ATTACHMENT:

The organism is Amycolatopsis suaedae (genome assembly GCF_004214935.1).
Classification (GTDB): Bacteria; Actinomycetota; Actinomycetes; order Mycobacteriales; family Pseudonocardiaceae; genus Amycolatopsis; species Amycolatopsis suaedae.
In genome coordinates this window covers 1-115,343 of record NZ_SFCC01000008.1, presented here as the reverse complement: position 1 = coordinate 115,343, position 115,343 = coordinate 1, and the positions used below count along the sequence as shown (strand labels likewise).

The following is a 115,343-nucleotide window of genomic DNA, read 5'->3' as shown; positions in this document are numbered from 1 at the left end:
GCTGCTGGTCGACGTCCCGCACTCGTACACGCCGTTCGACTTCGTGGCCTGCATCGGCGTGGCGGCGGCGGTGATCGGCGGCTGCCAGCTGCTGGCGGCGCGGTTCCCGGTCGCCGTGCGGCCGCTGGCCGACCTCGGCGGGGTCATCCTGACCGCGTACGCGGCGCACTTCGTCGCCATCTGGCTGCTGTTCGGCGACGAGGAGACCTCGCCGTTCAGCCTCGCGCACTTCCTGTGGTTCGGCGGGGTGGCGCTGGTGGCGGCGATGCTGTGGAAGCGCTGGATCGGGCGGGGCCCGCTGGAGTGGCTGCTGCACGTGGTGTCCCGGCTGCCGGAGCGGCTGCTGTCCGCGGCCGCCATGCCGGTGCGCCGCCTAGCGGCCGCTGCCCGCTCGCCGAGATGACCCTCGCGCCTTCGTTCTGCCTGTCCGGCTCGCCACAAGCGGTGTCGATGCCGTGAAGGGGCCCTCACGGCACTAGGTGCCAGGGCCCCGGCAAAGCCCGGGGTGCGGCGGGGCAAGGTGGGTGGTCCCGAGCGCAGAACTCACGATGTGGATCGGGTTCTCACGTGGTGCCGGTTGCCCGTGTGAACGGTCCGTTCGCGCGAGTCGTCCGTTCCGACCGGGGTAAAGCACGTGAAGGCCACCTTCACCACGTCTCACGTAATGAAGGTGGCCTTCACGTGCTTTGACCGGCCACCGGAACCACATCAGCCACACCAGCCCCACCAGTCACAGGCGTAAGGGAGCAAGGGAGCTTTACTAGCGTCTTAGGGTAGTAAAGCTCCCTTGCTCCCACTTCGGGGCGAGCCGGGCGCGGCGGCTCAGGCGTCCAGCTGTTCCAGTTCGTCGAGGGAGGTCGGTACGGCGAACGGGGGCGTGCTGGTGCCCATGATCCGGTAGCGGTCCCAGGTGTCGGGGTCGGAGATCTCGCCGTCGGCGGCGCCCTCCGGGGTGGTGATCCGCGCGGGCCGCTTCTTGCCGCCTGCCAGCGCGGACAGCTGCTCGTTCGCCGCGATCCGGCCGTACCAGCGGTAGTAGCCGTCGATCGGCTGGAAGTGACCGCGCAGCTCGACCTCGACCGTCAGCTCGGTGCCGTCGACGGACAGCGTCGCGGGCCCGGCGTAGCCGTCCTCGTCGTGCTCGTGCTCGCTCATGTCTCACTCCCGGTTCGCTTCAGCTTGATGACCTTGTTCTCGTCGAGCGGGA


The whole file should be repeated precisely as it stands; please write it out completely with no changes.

The organism is Amycolatopsis suaedae (genome assembly GCF_004214935.1).
Classification (GTDB): Bacteria; Actinomycetota; Actinomycetes; order Mycobacteriales; family Pseudonocardiaceae; genus Amycolatopsis; species Amycolatopsis suaedae.
In genome coordinates this window covers 1-115,343 of record NZ_SFCC01000008.1, presented here as the reverse complement: position 1 = coordinate 115,343, position 115,343 = coordinate 1, and the positions used below count along the sequence as shown (strand labels likewise).

The following is a 115,343-nucleotide window of genomic DNA, read 5'->3' as shown; positions in this document are numbered from 1 at the left end:
GCTGCTGGTCGACGTCCCGCACTCGTACACGCCGTTCGACTTCGTGGCCTGCATCGGCGTGGCGGCGGCGGTGATCGGCGGCTGCCAGCTGCTGGCGGCGCGGTTCCCGGTCGCCGTGCGGCCGCTGGCCGACCTCGGCGGGGTCATCCTGACCGCGTACGCGGCGCACTTCGTCGCCATCTGGCTGCTGTTCGGCGACGAGGAGACCTCGCCGTTCAGCCTCGCGCACTTCCTGTGGTTCGGCGGGGTGGCGCTGGTGGCGGCGATGCTGTGGAAGCGCTGGATCGGGCGGGGCCCGCTGGAGTGGCTGCTGCACGTGGTGTCCCGGCTGCCGGAGCGGCTGCTGTCCGCGGCCGCCATGCCGGTGCGCCGCCTAGCGGCCGCTGCCCGCTCGCCGAGATGACCCTCGCGCCTTCGTTCTGCCTGTCCGGCTCGCCACAAGCGGTGTCGATGCCGTGAAGGGGCCCTCACGGCACTAGGTGCCAGGGCCCCGGCAAAGCCCGGGGTGCGGCGGGGCAAGGTGGGTGGTCCCGAGCGCAGAACTCACGATGTGGATCGGGTTCTCACGTGGTGCCGGTTGCCCGTGTGAACGGTCCGTTCGCGCGAGTCGTCCGTTCCGACCGGGGTAAAGCACGTGAAGGCCACCTTCACCACGTCTCACGTAATGAAGGTGGCCTTCACGTGCTTTGACCGGCCACCGGAACCACATCAGCCACACCAGCCCCACCAGTCACAGGCGTAAGGGAGCAAGGGAGCTTTACTAGCGTCTTAGGGTAGTAAAGCTCCCTTGCTCCCACTTCGGGGCGAGCCGGGCGCGGCGGCTCAGGCGTCCAGCTGTTCCAGTTCGTCGAGGGAGGTCGGTACGGCGAACGGGGGCGTGCTGGTGCCCATGATCCGGTAGCGGTCCCAGGTGTCGGGGTCGGAGATCTCGCCGTCGGCGGCGCCCTCCGGGGTGGTGATCCGCGCGGGCCGCTTCTTGCCGCCTGCCAGCGCGGACAGCTGCTCGTTCGCCGCGATCCGGCCGTACCAGCGGTAGTAGCCGTCGATCGGCTGGAAGTGACCGCGCAGCTCGACCTCGACCGTCAGCTCGGTGCCGTCGACGGACAGCGTCGCGGGCCCGGCGTAGCCGTCCTCGTCGTGCTCGTGCTCGCTCATGTCTCACTCCCGGTTCGCTTCAGCTTGATGACCTTGTTCTCGTCGAGCGGGA